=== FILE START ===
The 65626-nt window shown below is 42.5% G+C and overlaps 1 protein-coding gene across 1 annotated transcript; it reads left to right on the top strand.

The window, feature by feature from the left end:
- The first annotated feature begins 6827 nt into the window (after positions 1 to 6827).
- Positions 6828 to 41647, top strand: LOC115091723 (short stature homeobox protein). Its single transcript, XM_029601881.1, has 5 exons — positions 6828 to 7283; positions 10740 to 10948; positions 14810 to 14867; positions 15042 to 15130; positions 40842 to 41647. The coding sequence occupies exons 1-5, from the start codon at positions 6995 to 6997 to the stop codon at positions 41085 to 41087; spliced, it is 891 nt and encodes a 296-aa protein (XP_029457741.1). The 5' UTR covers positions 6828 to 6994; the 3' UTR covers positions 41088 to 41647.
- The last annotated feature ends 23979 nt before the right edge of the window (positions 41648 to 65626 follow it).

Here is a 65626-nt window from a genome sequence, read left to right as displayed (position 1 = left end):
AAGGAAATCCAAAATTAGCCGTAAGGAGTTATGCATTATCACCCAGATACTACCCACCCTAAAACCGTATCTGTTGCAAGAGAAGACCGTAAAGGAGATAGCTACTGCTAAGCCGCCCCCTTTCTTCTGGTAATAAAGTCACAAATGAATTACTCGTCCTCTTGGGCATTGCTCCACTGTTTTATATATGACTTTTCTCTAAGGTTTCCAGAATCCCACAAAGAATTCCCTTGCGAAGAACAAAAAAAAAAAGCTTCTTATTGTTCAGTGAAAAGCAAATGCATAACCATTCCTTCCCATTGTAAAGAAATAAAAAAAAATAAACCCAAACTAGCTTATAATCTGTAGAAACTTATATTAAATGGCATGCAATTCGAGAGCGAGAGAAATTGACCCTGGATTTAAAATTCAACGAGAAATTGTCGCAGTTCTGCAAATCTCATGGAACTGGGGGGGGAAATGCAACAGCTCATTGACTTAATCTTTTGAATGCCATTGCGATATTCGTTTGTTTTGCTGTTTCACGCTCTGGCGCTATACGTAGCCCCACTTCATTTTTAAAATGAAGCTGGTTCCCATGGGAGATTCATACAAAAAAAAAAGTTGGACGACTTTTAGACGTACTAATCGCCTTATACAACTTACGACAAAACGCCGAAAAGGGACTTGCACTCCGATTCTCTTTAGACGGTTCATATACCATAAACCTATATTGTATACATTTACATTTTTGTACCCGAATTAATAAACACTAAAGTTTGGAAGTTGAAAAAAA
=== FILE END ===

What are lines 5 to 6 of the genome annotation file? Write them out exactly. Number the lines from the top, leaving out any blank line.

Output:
- The last annotated feature ends 23979 nt before the right edge of the window (positions 41648 to 65626 follow it).

Here is a 65626-nt window from a genome sequence, read left to right as displayed (position 1 = left end):